Föhrenbergkreis Finanzwirtschaft

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European Central Bank’s Mario Draghi Learns the Limits of ‘Whatever It Takes’

Posted by hkarner - 12. Dezember 2016

Date: 12-12-2016
Source: The Wall Street Journal By SIMON NIXON

Political opposition to what the ECB has been doing has become too vocal to ignore, Simon Nixon writes

When the history of the eurozone is written, the events of last week may come to be seen as pivotal.

European Central Bank President Mario Draghi insists the package of measures he announced Thursday didn’t amount to a tapering of the ECB’s quantitative-easing program—at least not in the strict sense of starting a process of reducing bond purchases to zero. Indeed, the ECB could even be said to have loosened monetary policy further: By opting to buy €60 billion ($63.4 billion) of government bonds a month for nine more months rather than €80 billion for six months, the ECB has committed to injecting €60 billion more cash into the eurozone economy than the market had been expecting. The ECB’s decision to start buying government bonds with a maturity of just one year and to buy bonds yielding below its own deposit rate has also led to a steepening of yield curves, delivering a boost to bank margins that should feed through to credit supply.
Even so, what emerged last week was the result of a hard-fought compromise that has exposed the unresolved tensions and challenges that continue to underlie eurozone policy-making. The decision to reduce the scale of monthly bond purchases was a concession extracted by central bank governors in Northern Europe as the price of allowing Mr. Draghi to extend QE until the end of 2017, maintaining an ECB fire blanket over government-bond markets throughout a risk-filled political year with elections looming in the Netherlands, France, Germany and maybe Italy, too.

Similarly, the modest tweaks that the ECB agreed on to the self-imposed limits of its QE program fell far short of what many in the markets had been expecting: bolder overhauls that had been under discussion for months, including allowing the ECB to buy more than 33% of individual bond issues or to change the way it allocated purchases among countries were dropped.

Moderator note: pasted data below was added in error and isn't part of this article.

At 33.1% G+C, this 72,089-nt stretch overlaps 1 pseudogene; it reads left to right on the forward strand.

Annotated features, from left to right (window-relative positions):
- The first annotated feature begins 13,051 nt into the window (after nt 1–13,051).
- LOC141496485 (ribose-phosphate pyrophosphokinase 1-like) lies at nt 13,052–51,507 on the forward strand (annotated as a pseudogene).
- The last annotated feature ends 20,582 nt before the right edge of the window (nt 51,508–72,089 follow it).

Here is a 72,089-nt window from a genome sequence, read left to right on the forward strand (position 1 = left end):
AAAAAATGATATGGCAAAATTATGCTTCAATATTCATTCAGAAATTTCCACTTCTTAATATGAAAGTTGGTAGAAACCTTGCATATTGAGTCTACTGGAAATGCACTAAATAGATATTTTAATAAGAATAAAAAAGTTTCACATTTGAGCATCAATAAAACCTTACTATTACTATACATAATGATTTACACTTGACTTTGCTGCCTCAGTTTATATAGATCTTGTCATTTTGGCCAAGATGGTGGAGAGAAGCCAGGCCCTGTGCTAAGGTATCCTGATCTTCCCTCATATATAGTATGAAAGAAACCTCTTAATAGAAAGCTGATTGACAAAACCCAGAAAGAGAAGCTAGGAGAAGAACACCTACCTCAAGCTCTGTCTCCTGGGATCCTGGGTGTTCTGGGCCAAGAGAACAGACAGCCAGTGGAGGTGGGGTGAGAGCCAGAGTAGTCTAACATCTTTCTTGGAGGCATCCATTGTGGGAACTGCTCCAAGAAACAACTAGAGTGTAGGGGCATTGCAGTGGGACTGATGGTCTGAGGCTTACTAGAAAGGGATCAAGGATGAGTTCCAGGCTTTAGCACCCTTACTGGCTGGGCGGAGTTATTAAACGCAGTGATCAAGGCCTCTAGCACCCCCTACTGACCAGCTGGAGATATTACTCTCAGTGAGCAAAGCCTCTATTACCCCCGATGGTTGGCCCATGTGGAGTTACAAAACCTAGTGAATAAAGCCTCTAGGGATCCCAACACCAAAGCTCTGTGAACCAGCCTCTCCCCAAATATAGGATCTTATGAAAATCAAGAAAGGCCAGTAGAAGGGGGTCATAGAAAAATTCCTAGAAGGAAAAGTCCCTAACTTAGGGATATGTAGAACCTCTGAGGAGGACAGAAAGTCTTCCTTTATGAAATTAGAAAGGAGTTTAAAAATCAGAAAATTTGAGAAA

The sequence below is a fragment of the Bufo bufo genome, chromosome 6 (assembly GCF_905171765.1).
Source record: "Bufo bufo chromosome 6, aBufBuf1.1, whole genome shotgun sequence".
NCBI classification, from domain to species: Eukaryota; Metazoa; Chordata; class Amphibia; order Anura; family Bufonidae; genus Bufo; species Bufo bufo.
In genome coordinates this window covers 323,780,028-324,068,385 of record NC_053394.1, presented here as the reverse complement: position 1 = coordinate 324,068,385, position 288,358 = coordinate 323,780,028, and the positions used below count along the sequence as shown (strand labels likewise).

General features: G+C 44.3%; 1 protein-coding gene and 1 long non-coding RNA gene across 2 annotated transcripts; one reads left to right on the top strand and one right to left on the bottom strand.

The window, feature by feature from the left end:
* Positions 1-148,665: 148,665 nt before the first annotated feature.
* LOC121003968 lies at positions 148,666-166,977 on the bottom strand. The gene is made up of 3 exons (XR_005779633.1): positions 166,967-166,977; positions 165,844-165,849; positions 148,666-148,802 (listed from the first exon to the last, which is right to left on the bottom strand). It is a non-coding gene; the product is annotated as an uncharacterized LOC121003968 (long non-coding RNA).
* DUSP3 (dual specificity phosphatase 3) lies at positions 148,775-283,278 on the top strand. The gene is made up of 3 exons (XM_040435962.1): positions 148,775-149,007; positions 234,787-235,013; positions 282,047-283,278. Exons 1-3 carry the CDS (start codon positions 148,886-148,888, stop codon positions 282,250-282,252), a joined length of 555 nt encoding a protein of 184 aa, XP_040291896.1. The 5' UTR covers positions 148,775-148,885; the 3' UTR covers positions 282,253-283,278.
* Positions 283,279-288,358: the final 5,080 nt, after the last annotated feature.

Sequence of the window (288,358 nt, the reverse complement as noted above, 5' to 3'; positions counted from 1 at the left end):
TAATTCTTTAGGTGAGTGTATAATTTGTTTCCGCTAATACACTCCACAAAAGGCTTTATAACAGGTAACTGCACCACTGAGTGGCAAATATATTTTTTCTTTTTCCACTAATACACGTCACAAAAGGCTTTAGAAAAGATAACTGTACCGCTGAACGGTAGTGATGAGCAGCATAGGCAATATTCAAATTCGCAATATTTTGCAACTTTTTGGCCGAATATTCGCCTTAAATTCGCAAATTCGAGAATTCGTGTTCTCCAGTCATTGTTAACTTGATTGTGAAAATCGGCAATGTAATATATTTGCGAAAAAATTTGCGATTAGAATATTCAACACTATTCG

For the first time since his 2012 promise, Mr. Draghi is discovering that his vow to do “whatever it takes” to save the euro is subject to political constraints. His original pledge was so effective because the markets recognized that not only was Mr. Draghi willing to go to the outer limits of the ECB’s mandate to ensure monetary and financial stability but that, unlike his predecessor, he was prepared to rely on political acquiescence after the event, rather than seek it out before. The result has been an ECB that has acted boldly and decisively, even if not always as quickly as markets hoped.

Yet now, with inflation still only 0.6%, far below the ECB’s target of “close to but below 2%” and forecast to remain below target at 1.7% in 2019, and with Portuguese and Italian bonds in particular yielding well above the ECB’s base rate and comparable German bond yields, a question mark now hangs over the ECB’s ability to take decisive action in the future.

In reality, political opposition to what the ECB has been doing has become too vocal to ignore—and not only in Germany, where frustration at the impact of ultralow interests rates on savers has risen up the political agenda. In the Netherlands, for example, retirement incomes have had to be cut in response to pressures on pension-fund returns. House prices in Amsterdam, meanwhile, are up close to 25% this year, raising fears that loose monetary policy is fueling financial bubbles.

ECB analysis showing that ultralow rates have in fact benefited retirees through higher asset prices and that all eurozone countries benefit from financial stability and increased economic health have failed to convince many policy makers and politicians. Instead, they fear that QE is shielding governments from market pressures, allowing them to duck tough decisions needed to put individual government finances and the euro area as a whole on a stable footing.

As a result, the eurozone finds itself back where it was before Mr. Draghi arrived, with responsibility for resolving the eurozone’s deep structural problems handed back to politicians. That doesn’t necessarily mean that a fresh eurozone crisis is imminent or inevitable: Mr. Draghi will be hoping that the ECB’s commitment to keep buying government bonds until at least the end of 2017—with an implicit commitment to continue beyond then given current inflation projections—will keep markets calm until at least after the German elections in September.

This should buy politicians some time to address market concerns about the long-term sustainability of national debt burdens, whether by taking steps to improve long-term productivity and growth potential or by taking action to improve the resilience of the euro-area financial system. That could be achieved, for instance, by introducing a system of common-deposit insurance for the banking system, which would pave the way for greater cross-border risk-sharing.

But Mr. Draghi has already bought the eurozone four years to make these changes and has little for show for it. With the ECB now signaling that there is a limit to how much more time it can buy, markets may want to know whether Europe’s political leaders are now ready to do whatever it takes. They may not be willing to wait a year for an answer.

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